Day at the Bird

I headed up to Snowbird today with my friend Jen. Jen and I go way back. I met her the same day I met my college boyfriend, Mike. It was the fall of 1998. I decided to join the University of Utah's environmental club, Terra Firma. Jen floated into the meeting wearing a little sun dress. I kinda wrote her off as one of those "out there" hippy chicks. Then Mike walked in, and that was the end of me noticing anything about Jen. Over the course of several tree plantings and loosely-environmentally-related trips to the desert, I began to realize that Jen wasn't a hippy chick at all, but more of a ski bum. I eventually moved into the house on D Street where she lived - a crazy post-college flop house that housed as many as 10 people at the time and was often referred to as the "commune" or the "Terra Firma House." Jen was always coaxing her childhood friends from Syracuse, N.Y., to come out to Utah and visit her, and two of them decided to stay. One of…

Right place, right time

During the three days I spent in Southcentral Alaska last week, the weather was absolutely gorgeous. Temps in the 40s, sunny, no wind. I felt a bit reluctant to leave it all behind for April in Utah - the one (and only) time of year this state is even the slightest bit wet. But when I talked to my roommate in Anchorage today, she informed me that the city had been inundated with a 10-hour blizzard that left 6 inches of snow, with 4 more expected tonight. It was all I could do to bite my lip to keep from saying, "Ha, ha, guess where I am? 70 degrees and sunny! One day after a spring snowstorm that's keeping the mountains quite pretty. I'm going to go ride some singletrack!"

This is Ashlon. He's my Facebook friend who's letting me borrow his bike (his old bike. The new one is completely pimped out.) We had never met face to face before Sunday, but because we share a common passion for cycling, we got along like old friends. He recently moved to Sandy from West…

Spring storm

When I was a kid, I loved April snow. It always came after a bunch of 70-degree days coaxed new colors out of the shadows. Spring painted the grass with vibrant greens, buds opened up on the trees and daffodils sprouted from sweet-smelling mulch. Then, suddenly, almost without warning, I'd wake up one morning to a fresh coat of winter.

Adults liked to stand at the window and complain loudly, but it was like Christmas morning to me. I'd rush outside into the moist air, infused with the same sharp coolness as a glass of water full to the brim with ice cubes. The cold made me feel alive, and I'd often break out in a run along the wet sidewalk, trying not to disturb the pillows of snow that covered the bright green grass. I'd bend down and grab a handful of wet powder, letting it drip through my fingers. I'd return the seashell-shaped snowball to the grass and giggle about the novelty of it all. April snow wasn't just unique and fun; it was a completely different wa…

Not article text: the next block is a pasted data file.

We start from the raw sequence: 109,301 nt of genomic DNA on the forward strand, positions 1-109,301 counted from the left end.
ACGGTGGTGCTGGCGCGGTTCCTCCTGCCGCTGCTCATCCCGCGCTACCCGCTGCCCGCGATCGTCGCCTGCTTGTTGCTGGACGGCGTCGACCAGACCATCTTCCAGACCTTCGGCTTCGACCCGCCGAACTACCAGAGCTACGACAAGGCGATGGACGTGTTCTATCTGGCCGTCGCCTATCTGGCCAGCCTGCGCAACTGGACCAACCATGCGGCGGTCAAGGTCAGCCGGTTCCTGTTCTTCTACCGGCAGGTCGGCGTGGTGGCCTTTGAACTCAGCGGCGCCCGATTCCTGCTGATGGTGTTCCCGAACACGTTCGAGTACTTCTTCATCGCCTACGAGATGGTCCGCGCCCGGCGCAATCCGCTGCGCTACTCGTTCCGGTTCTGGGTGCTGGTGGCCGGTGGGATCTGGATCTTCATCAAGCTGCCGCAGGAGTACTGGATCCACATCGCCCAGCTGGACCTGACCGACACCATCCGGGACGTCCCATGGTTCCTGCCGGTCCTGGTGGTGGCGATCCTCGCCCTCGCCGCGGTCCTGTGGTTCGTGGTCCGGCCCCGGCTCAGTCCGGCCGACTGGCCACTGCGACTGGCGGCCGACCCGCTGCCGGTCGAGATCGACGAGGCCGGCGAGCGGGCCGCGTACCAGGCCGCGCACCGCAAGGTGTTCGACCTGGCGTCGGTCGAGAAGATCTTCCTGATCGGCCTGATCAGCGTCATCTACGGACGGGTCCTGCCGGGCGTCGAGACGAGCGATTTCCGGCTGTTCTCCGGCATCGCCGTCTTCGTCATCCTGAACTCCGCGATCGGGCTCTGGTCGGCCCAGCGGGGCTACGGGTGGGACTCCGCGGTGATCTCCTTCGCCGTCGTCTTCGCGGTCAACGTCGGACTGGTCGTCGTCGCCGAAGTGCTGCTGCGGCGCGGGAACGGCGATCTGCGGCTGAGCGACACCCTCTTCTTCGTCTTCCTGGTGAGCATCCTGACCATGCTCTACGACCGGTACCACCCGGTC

Leaving spring behind

My first two days in Anchorage were an exercise in overcoming disorientation. On my bike, in my car, standing in line at Starbucks - if I drifted off into daydreamland for even a few seconds, I'd be rattled awake by sensory overload. Smog! Traffic! Moose! Strip mall! Traffic! Where am I? Smog! I thought I'd have a lot to do, but since I knew I was traveling to Salt Lake City soon, there wasn't much I could do. I admit I wandered aimlessly. After two hours of bike wandering on Friday afternoon, my knee started to bug me again. At the same time, the weather was amazing, low-40s and sunny, and I was feeling stir crazy to get out, even though I was already out. "I'll go for a walk instead," I decided.

I don't really know where to go walking in Anchorage. I Googled the name of the one mountain I could remember, just because it happens to be the most-hiked mountain in all of Alaska - Flattop. "At least there will be a good trail to the top," I though…

Go Anchorage

I arrived in Anchorage on Wednesday evening. For all the times I have visited here, I still have no concept of the layout of this "big city." I drove in increasingly larger circles for nearly 20 minutes, looking for my new place. The street I live on is called Juneau Drive. It's fitting.

I arrived at home just as the setting sun cast its pink light on the Chugach Mountains. It only took me an hour to unload my car. By midnight, I had my room mostly arranged the way I will probably keep it. In four hours, my whole life, transferred. This is who I am, and for the most part I love living a somewhat transient, simple lifestyle. But I also must cope with the uncertainty and perpetual disorientation of it all, which is where I am right now.

I set out on my bike for most of the afternoon Thursday, trying to get a sense of the place. The greenbelt trail system is mushy with slush and soft snow, but for the most part still rideable with my "skinny" studded tires on my K…

Tok to Palmer

Skagway to Anchorage really isn't that long of a drive — it's about 700 miles, and can be done in a day by a motivated person behind the wheel. I'm managing to stretch it into closer to four days, much to the chagrin of my cat, just by stopping to visit old friends and new places.

I managed a short bike ride in the morning before I had to check out of Tok, and then it was time to rumble southwest. After my trip from Skagway to Vancouver last year, I've decided that April is a wonderful time of year to travel the Al-Can Highway. The pavement is clear, the sun is out, wildlife is abundant and the road is almost devoid of traffic.

I was driving down the Glenn Highway on Tuesday, thinking I was making better time than I really needed to be, when I saw this mountain that looked like it would be a fun thing to climb. I'm assuming this is Sheep Mountain? I'm not entirely sure, but it was the most prominent geographical feature in an area called Sheep Mountain.

The mounta…